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by C. A. Silebi and William E. Schiesser

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518 pages5 hours

This book presents a methodology for the development and computer implementation of dynamic models for transport process systems. Rather than developing the general equations of transport phenomena, it develops the equations required specifically for each new example application. These equations are generally of two types: ordinary differential equations (ODEs) and partial differential equations (PDEs) for which time is an independent variable. The computer-based methodology presented is general purpose and can be applied to most applications requiring the numerical integration of initial-value ODEs/PDEs. A set of approximately two hundred applications of ODEs and PDEs developed by the authors are listed in Appendix 8.

Publisher: Academic PressReleased: Dec 2, 2012ISBN: 9780080925820Format: book

book.

**C.A. Silebi, ***Lehigh University *

**W.E. Schiesser, ***Lehigh University and SSC Laboratory ² *

In 1979, Lehigh’s Department of Chemical Engineering offered for the first time a second-semester junior course in the dynamic modeling and simulation of transport process systems: systems in which the transfer of mass, momentum, and energy takes place, possibly with chemical reaction. It was our feeling at the time, and still is, that the dynamic analysis of transport process systems is an essential aspect of the Lehigh undergraduate program. We detail at the beginning of **Chapter 1 why we consider dynamic modeling to be fundamental, so we will not elaborate on this matter here. Instead we simply point out that realistic transport process systems do not operate in the idealistic world of the steady state for which the inputs and outputs are always in balance. Rather, because of the requirement to change the operating conditions intentionally, for example in batch processes, or because of the unexpected disturbances and changes that inevitably occur, the state of transport systems will change with time, and we must be able to analyze this situation. That is the intent of this book, to present a methodology for the development and computer implementation of dynamic models for transport process systems. **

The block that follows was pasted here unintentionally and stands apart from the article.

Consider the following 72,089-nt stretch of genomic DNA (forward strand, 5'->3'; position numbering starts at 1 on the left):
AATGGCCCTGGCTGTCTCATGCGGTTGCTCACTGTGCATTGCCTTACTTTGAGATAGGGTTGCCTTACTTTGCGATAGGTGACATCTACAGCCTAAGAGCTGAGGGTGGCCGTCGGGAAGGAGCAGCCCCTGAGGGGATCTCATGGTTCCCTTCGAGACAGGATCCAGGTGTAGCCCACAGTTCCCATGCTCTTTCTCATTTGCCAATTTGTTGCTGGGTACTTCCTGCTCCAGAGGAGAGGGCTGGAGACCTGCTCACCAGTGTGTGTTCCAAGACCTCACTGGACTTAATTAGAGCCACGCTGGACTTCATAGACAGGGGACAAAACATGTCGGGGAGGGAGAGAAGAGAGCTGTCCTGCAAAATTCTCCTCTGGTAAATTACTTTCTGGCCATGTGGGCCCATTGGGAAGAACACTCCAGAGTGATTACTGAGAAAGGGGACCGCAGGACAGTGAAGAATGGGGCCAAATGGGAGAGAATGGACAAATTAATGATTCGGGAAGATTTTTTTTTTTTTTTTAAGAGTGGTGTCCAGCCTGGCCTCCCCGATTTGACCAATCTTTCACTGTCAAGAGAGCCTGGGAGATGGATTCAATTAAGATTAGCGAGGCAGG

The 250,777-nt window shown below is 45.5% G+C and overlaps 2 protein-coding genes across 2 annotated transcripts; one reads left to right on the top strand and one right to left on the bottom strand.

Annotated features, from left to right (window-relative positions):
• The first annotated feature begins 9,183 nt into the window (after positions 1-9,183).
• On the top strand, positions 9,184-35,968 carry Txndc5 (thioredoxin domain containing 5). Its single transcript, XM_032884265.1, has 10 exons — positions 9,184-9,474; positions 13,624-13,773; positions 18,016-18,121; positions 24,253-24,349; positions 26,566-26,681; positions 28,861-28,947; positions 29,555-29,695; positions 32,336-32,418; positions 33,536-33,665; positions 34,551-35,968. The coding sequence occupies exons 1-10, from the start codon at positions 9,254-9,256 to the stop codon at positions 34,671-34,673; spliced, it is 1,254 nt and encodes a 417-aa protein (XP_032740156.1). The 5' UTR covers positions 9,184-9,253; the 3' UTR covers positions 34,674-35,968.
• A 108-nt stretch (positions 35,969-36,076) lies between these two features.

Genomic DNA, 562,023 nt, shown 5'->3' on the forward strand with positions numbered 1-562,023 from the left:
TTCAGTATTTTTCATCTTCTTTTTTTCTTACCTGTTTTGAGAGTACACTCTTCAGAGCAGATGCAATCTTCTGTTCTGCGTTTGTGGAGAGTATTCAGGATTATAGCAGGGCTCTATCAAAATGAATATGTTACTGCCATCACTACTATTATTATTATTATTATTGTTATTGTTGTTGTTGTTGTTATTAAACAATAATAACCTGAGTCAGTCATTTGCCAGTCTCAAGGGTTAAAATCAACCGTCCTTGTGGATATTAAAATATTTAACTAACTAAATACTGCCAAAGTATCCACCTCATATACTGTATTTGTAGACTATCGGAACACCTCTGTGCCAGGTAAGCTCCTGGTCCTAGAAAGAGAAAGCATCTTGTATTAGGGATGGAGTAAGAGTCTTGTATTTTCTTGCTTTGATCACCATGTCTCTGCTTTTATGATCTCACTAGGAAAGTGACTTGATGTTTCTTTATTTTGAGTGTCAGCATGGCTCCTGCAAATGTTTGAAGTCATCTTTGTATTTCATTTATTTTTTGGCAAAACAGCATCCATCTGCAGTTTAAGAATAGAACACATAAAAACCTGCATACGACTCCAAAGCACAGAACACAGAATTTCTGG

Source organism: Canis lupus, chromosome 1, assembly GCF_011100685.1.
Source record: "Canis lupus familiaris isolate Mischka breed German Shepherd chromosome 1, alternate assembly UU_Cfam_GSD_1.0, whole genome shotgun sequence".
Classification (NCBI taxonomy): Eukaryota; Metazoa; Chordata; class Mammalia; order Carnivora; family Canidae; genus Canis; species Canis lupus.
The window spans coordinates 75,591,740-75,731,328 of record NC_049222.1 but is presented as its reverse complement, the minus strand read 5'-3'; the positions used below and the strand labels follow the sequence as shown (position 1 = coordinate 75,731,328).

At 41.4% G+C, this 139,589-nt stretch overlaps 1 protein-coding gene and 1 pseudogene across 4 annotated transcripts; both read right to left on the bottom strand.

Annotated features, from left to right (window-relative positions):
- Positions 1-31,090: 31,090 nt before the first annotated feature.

Also, in this book we do not develop the general equations of transport phenomena, that is, the equations of change,

since this has been done in several other places, starting with the classic book by Bird, Stewart, and Lightfoot.**¹ Rather, we develop the equations required specifically for each new example application. These equations are generally two types: ordinary differential equations (ODEs) and partial differential equations (PDEs) for which time is an independent variable. **

The junior course has been given each year since 1979, and much of the material in this book, particularly the applications, is an outgrowth of this course. We thank, in particular, the many students who patiently worked through the many problems we assigned. This course has always been something of an educational experiment and challenge in the sense of teaching not only the engineering aspects of the unsteady state, including a brief introduction to automatic control, but also the basics of numerical analysis for ODEs and PDEs and the computer implementation of the numerical analysis. In other words, there is a substantial amount of material to cover in several disciplines. Our students have generally been quite willing to study, and attempt to learn, all of this material in one short semester. We thank them for their interest and patience.

The computer-based methodology we present is general purpose and can, at least in principle, be applied to most applications requiring the numerical integration of initial-value ODEs/PDEs; in fact it has been used for studies in fields ranging from agricultural engineering to zoology. Some indication of the generality of the methods is suggested by the glucose tolerance test example in **Chapter 6, an ODE application in physiology (biomedicine, mathematical biology), and the river pollution model in Chapter 8, a PDE application in environmental systems (ecology). We hope that analysts and researchers outside the field of chemical engineering will find the book interesting and useful in bringing to their attention computer-based methods for dynamic simulation that can be used effectively in their fields. Certainly, the underlying mathematics of ODEs/PDEs does not belong to any particular field; mathematics is the language of science and engineering and only the applications are specific to various fields. **